New supervisor, intense workload. Recommendations to manage?
November 1, 2018 5:29 PM   Subscribe

My job has undergone some major changes this year, and I've been getting a more intense workload. I need recommendations on how to manage this, stand my ground, and work through it.

I work in higher education in the public relations area. My job has undergone some major changes this year, with my previous supervisor and several co-workers leaving, leaving me to be the only primary employee to juggle stuff in my specific unit, along with several contractors.

My new/current supervisor has a reputation for being, well, difficult to work with. At the beginning, I gave my supervisor the benefit of the doubt, but after some incidents, it seems unclear if s/he would have my back or go to bat for me (mixed messages), so my feelings of ease are quickly disappearing. This is based on my observations/feelings, as well as other concerns from colleagues and their own experiences.

A previous colleague who I worked closely with became a part-time contractor a while ago. Used to be my supervisor about four years ago for a short time; we had a toxic work relationship and did not get along. Overly critical, hurtful, mean-spirited, etc. S/he continued to "act" like my supervisor after officially not being, and my previous supervisor did not do much to stop it. The contract was due to expire, and my current supervisor initially seemed to want to discontinue the contract, and I explained the toxic relationship we had, as well as concerns (the contractor has limited hours due to another job, and was slow in responding and still expected me to adhere to the schedule s/he had), so I recommended a local contractor instead, as the job the contractor had was quite demanding. The vibe I got during the meeting was that my supervisor was understanding and felt the same way about the contractor (s/he had some difficulties getting along with the contractor), but then turned around after the meeting and re-signed the contract. I initially felt betrayed, but somewhat understood the logistics, based on needs of the business. However, this contractor still is telling me what to do/asking me to do things, despite us being on the same level.

I explained to my supervisor again the toxic feelings I had, and was told that we would work separately for the most part, on different projects, etc. I was told a new project, a major one, would be given to me, but this project has been postponed again and again, and my supervisor contradicted what s/he said by emailing me to assign me something, and CC'ing the contractor, without an explanation of why. My supervisor knows that every time I get an email from the contractor, I tense up and get nervous. It is a continued trigger for me. I have explained this. Yet, my supervisor did this. I feel like my needs are not being met, especially as I am primary/permanent and should have priority. I do understand sometimes we have to work with people we don't like, but things got really toxic between this contractor and I a while ago, and it still sticks with me. (Yes, I am in therapy for this and other matters.)

Additionally, our department is very under-staffed and there are too many expectations being piled up on me, which leaves me little time to breathe. When I try communicating this, I am told that it is temporary and they will hire more people, including a leader for our office. It has been 6+ months and there has been no changes. There recently was a flux of big events on campus and stories are piled high. I get this sensation of drowning and do not know how much more I can handle.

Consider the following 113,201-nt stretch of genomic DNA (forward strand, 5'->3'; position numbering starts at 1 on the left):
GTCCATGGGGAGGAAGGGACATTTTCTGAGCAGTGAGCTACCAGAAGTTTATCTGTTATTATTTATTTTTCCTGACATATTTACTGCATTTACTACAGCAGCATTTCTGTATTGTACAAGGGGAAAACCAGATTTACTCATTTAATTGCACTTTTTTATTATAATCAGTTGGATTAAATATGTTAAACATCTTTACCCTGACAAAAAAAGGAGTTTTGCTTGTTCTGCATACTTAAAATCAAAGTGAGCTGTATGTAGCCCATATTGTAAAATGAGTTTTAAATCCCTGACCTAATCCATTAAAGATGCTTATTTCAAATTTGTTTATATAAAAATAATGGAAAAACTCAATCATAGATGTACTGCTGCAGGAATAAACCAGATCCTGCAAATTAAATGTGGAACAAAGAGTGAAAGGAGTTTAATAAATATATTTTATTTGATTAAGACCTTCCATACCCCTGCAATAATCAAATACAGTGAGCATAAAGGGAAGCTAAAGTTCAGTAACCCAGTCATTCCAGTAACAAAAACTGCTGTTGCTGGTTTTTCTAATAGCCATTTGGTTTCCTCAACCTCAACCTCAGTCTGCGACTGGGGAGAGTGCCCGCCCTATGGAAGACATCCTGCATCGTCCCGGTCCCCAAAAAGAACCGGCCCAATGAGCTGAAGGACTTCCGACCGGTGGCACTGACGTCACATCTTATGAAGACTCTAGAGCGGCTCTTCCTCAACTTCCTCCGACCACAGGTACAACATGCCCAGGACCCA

Bonus issues:
-I am underpaid. I did a comparison and I'm at least $10k underpaid compared to others with my title, in my living area, based on my years of experience and all. I work at a non-profit, which may change things because the comparison was with for-profit, but it has been a morale downer for me, especially as I knew for a fact others were paid higher than me. I have talked to HR about this to no avail, even showing Glassdoor comparison printouts. This has contributed to some bitterness and low morale on my part, although I recognize this is not something that can change.

-I am an alumni of this school. I feel attachment and have a hard time imagining myself leaving. The job does offer very nice benefits and it does feel like "a big family" where I am at. It is just that right now, the climate in my unit does not feel comfortable. I also fear facing barriers in finding other jobs, and applied without much success. I want to try and improve things...

...but feel powerless and stuck. Things aren't improving, I don't feel heard by my supervisor, and I'm basically expected to be a "superhero" and do it all (okay, slight exaggeration), for low pay and not much appreciation. I literally have many hats and expectations of me - kind of a "jill of all trades" for my profession.

How shall you recommend I proceed in terms of feedback and making myself heard? I understand I cannot change people or their reactions, but there must be something I can do to improve my situation, short of leaving. I have tried talking with the "ombuds"-like department, and they have been helpful, but not enough to actually effect change to my current situation right now. It does not help that I am intimidated somewhat by my current supervisor and get mixed messages. Advice on how to maintain boundaries with the toxic contractor and not "passively" do everything s/he asks me to do would be helpful, as well. I have been holding this in for a while, and finally feel the need to do something, just not sure what.

Thoughts would be appreciated.
posted by thoughtful_analyst to Work & Money (13 answers total) 4 users marked this as a favorite
 
You're underpaid, overworked, you don't trust your boss, and you have a problem coworker who you can't get away from. Unfortunately, none of those problems are the kind of work-related issues that are likely to be actually curable. Why are you still there, exactly?
posted by Anticipation Of A New Lover's Arrival, The at 5:39 PM on November 1, 2018 [15 favorites]